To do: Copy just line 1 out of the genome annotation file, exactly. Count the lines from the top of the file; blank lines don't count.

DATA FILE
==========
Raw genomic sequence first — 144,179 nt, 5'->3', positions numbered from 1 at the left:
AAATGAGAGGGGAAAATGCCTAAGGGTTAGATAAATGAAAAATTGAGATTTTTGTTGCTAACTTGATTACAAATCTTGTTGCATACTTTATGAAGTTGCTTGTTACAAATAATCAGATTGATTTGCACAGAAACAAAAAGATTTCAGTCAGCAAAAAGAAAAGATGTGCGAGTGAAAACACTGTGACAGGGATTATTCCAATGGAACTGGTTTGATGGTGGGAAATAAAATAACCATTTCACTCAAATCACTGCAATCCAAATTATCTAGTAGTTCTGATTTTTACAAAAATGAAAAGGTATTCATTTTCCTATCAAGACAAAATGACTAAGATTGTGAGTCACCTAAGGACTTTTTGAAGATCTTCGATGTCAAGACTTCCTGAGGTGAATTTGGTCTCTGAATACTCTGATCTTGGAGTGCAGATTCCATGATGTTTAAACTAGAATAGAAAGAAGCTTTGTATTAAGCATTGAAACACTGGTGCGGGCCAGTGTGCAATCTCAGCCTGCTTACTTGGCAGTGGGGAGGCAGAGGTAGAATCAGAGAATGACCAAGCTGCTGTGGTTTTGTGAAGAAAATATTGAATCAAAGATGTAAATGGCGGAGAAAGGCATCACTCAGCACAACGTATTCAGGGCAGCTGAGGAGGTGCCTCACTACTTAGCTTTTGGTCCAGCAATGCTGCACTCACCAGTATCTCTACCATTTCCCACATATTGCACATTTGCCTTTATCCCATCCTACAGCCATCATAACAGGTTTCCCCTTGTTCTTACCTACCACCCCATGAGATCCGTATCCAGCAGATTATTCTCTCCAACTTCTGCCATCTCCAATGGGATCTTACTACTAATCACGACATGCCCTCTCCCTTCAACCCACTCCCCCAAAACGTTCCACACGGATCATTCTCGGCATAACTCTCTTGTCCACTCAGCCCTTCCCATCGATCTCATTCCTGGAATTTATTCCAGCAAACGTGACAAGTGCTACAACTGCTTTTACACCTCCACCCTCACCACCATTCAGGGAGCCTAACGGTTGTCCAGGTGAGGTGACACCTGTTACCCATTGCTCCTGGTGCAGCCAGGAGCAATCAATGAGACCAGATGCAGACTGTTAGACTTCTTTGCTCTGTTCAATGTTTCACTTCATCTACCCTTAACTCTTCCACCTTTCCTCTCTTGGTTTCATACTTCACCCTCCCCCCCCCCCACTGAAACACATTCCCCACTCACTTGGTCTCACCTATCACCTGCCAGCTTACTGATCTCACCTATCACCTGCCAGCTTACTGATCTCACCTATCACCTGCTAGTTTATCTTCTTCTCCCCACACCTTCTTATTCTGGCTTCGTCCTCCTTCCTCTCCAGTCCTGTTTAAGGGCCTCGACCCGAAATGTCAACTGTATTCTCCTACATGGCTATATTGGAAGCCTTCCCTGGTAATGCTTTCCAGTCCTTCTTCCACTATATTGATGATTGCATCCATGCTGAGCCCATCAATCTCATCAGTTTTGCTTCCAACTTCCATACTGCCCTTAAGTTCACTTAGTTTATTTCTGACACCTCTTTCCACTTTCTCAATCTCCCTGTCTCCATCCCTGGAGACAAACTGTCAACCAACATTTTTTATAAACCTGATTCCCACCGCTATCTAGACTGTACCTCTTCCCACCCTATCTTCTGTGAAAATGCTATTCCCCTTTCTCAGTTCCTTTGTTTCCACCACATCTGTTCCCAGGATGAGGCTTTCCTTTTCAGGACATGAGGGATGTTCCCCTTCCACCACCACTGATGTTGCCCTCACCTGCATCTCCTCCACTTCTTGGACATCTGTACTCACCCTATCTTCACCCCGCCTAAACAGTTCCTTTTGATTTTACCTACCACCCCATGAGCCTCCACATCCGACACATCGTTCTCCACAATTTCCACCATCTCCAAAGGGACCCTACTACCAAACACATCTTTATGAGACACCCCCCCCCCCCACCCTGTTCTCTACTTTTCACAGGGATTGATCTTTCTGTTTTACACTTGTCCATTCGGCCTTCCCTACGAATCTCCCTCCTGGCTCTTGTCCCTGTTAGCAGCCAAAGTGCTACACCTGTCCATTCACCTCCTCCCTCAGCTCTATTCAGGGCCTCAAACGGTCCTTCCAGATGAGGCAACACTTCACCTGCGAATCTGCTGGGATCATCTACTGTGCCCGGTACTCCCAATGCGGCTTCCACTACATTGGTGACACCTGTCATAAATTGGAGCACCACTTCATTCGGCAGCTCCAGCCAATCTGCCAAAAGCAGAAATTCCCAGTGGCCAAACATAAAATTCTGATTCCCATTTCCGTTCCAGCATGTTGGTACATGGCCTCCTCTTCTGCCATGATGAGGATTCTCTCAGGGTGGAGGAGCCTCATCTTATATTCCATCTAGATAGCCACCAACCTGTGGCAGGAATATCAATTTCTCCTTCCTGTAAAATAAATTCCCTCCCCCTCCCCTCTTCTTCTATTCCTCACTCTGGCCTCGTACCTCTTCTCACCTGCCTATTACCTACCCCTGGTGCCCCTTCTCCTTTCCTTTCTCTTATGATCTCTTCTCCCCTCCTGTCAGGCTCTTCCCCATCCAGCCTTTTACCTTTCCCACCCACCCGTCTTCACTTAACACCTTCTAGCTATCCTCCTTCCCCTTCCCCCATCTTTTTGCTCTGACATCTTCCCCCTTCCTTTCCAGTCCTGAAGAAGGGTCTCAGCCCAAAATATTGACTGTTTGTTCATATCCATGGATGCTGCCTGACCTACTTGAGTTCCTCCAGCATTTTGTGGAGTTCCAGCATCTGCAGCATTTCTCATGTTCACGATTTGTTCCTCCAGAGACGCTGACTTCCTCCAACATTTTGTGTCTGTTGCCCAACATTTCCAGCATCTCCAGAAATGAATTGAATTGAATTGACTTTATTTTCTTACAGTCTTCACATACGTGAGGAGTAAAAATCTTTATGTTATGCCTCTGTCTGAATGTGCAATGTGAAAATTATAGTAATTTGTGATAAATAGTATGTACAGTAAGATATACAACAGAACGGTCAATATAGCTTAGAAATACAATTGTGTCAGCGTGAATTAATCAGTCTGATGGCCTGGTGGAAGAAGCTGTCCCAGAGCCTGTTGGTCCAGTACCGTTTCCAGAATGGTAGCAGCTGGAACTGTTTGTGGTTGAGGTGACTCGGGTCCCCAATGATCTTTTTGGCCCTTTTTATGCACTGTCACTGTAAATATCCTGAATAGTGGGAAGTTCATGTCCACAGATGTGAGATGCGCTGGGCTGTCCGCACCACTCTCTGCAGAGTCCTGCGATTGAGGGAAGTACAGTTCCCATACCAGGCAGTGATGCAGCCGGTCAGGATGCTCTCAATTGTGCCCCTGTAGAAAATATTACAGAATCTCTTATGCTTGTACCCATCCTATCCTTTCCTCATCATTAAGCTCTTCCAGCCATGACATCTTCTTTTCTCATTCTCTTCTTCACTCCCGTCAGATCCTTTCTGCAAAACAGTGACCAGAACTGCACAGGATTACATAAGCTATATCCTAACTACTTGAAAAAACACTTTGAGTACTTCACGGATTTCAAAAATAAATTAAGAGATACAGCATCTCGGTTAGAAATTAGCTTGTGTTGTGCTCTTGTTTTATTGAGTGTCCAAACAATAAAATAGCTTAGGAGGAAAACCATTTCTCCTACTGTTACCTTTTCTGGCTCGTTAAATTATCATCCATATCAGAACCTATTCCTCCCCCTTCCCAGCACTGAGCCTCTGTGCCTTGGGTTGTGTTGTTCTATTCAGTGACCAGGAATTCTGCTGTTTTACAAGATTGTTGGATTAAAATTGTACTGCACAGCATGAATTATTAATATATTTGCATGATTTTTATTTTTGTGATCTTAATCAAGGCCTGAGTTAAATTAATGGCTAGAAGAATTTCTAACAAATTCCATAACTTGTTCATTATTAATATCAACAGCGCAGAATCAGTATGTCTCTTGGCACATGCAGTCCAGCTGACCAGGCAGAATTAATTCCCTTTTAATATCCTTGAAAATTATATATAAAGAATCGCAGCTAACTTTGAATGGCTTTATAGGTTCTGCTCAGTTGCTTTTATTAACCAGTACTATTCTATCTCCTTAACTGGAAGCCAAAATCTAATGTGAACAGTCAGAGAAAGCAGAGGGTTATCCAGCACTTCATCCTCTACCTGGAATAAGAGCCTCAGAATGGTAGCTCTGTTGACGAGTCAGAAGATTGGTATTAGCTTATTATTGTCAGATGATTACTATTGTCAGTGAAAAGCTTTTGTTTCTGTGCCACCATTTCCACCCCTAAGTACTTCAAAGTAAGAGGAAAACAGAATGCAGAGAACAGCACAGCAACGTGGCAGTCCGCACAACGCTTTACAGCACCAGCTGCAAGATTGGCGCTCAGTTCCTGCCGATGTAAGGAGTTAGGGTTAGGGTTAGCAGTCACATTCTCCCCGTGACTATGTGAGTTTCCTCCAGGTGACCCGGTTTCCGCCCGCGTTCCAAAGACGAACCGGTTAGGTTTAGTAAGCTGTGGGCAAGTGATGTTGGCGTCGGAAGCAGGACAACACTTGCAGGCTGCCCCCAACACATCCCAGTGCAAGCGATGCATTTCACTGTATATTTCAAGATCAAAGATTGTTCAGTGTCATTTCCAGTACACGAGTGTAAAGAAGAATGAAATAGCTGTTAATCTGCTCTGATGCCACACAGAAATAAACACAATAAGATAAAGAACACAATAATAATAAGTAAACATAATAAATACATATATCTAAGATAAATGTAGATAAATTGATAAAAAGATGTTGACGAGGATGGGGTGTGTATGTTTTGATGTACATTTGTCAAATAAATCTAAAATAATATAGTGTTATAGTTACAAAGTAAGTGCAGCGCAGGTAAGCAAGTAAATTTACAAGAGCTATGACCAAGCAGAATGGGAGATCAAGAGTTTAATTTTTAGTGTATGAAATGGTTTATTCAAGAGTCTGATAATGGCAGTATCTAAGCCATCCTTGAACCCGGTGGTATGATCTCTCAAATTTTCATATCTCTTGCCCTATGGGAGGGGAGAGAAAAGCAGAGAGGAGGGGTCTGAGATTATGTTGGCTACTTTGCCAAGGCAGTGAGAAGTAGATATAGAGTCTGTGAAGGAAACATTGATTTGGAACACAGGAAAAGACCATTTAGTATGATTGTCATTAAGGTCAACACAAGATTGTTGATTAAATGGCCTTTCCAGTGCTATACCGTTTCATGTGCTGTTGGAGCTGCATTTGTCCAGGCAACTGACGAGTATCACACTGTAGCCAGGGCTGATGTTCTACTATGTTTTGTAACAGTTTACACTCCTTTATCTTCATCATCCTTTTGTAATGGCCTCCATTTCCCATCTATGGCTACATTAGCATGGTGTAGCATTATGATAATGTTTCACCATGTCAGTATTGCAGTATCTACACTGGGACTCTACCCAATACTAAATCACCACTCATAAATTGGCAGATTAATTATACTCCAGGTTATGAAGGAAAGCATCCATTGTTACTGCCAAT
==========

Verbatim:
Raw genomic sequence first — 144,179 nt, 5'->3', positions numbered from 1 at the left: